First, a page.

Baker’s order is being praised by public health officials, but vaping and convenience store operators, as well as those trying to quit smoking, aren’t cheering, as the Herald’s Sean Philip Cotter reports. And from the Cape Cod Times: “Vaping product ban sends Cape retailers scrambling.” We’re going to be hearing a lot more about the public health-vs-commerce angle, we’re sure.


Smile for the camera: Regulators approve home deliveries of pot

They’re fighting nicotine-contraption sales on one hand, promoting pot sales on the other. Anyway, despite the reservations of Gov. Charlie Baker and one board member, the Cannabis Control Commission yesterday approved, as expected, plans for the home delivery of marijuana, with body-camera requirements, and the opening of future pot cafes in Massachusetts. Shira Schoenberg at MassLive has the details.


Warren soaring here, there and everywhere

U.S. Sen. Elizabeth Warren is riding high and highest in new polls in New Hampshire (Monmouth University) and in California (Capital Weekly) – as Joe and Bernie look more vulnerable and/or weak by the day.

Meanwhile, Warren’s next big plan: Major ad blitz and staff expansion

It’s not all about polls and policy-wonk pronouncements. From the Washington Post: “Sen. Elizabeth Warren is planning a significant expansion of her presidential campaign, airing more ads and beefing up her staffing, a move that comes as the Massachusetts Democrat hopes to build on momentum that has placed her at or near the top of a growing number of polls.”

Washington Post

So maybe a tax increases will indeed be needed for the new education package?

This is interesting. SHNS’s Michal Norton reports that Senate President Karen Spilka says revenues for the legislature’s proposed $1.5 billion education package, unveiled last week amid widespread praise for its fairness and no-new-taxes approach, is dependent on continued economic growth and “declined to say tax increases won’t be necessary to carry out the proposal’s promises.”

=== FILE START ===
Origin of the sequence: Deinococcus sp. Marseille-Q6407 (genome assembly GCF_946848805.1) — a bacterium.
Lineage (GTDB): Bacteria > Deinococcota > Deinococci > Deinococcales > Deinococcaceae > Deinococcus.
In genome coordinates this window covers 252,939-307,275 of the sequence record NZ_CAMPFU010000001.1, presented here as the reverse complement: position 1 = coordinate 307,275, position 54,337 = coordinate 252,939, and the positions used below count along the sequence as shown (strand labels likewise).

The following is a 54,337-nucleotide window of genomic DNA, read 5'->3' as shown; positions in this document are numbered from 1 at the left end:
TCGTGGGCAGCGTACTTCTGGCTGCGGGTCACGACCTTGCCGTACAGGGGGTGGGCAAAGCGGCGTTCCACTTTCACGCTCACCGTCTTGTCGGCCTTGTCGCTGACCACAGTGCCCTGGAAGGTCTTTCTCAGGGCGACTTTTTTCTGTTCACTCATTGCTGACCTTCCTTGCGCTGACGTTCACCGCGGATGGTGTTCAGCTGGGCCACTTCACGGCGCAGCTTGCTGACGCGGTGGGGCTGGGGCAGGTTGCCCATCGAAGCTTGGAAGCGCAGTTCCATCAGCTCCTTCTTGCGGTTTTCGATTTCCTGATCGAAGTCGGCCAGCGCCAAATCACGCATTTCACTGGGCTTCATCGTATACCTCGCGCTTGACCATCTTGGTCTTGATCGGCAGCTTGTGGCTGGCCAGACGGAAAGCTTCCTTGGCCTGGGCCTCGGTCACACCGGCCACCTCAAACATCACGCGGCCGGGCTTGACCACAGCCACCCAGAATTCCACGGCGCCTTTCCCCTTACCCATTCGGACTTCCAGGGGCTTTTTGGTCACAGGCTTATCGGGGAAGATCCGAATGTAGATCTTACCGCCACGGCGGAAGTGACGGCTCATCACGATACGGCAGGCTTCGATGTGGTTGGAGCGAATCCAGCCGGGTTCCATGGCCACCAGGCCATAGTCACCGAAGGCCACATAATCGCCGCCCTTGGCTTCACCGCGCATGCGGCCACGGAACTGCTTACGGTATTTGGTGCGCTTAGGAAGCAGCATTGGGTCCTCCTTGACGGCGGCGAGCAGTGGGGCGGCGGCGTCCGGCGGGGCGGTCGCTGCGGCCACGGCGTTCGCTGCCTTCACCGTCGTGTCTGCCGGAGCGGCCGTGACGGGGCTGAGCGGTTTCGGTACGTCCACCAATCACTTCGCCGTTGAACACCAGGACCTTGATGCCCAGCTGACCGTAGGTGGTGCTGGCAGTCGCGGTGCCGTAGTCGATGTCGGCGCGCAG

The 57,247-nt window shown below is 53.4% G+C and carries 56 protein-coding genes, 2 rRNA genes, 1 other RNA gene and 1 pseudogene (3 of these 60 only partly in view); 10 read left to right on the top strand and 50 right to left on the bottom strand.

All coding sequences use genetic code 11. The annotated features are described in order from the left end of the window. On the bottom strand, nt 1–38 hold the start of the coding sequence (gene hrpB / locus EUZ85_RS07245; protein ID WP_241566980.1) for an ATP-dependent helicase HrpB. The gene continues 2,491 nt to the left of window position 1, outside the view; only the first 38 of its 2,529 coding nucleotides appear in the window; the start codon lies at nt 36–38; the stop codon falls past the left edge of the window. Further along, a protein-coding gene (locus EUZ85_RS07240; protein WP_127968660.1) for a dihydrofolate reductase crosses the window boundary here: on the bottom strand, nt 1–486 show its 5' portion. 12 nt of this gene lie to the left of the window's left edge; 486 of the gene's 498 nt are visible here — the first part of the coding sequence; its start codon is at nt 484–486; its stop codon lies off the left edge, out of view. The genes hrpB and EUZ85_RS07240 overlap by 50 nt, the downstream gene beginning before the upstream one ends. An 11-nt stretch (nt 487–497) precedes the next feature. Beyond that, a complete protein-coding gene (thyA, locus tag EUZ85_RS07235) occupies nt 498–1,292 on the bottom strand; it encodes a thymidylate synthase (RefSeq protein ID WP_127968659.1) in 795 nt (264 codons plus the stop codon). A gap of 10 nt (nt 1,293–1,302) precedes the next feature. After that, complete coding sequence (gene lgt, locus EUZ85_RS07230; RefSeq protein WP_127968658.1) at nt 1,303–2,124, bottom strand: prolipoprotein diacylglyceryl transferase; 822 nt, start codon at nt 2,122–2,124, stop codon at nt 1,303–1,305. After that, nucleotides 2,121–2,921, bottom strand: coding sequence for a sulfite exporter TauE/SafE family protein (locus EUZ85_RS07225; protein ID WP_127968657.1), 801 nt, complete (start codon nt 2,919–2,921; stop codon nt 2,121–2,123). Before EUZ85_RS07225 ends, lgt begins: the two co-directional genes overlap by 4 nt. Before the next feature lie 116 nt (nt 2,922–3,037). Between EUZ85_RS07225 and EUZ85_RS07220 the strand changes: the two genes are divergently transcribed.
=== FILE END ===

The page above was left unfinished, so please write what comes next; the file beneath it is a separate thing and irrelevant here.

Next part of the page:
MCAS test results: It just got tougher to be a 10th grader

Speaking of education, we’re late to this one, i.e. the Globe’s coverage yesterday of the new MCAS test results, which show that “dramatically fewer” 10th graders across the state scored in the highest categories of the revamped test. As the Globe’s James Vazinss reports, the results may be a “sign the new tests are far more rigorous than the ones they replaced.”

Other headlines related to the new scores – From the Telegram: “School accountability data shows little change across Central Mass.” From Wicked Local: “MCAS scores up statewide while South Shore sees mixed results.” SHNS’s Katie Lannan (pay wall) has more on the overall results.

Boston Globe

For Kennedy, it’s all about Camelot II in 2024

Forget all the talk about generational politics and climate-change issues. The U.S. Senate confrontation between Joseph Kennedy III and Ed Markey (and two other candidates) is all about Kennedy’s presidential ambitions and a potential White House bid in 2024, writes political columnist Peter Lucas at the Herald.

Meanwhile, Nik DeCosta-Klipa at Boston.com reports that Kennedy’s three Senate rivals are greeting his “People’s Pledge” challenge on campaign donations with a high degree of skepticism.

Boston Herald

The race for Kennedy’s seat: Goldberg’s internal polling says go, Feeney says no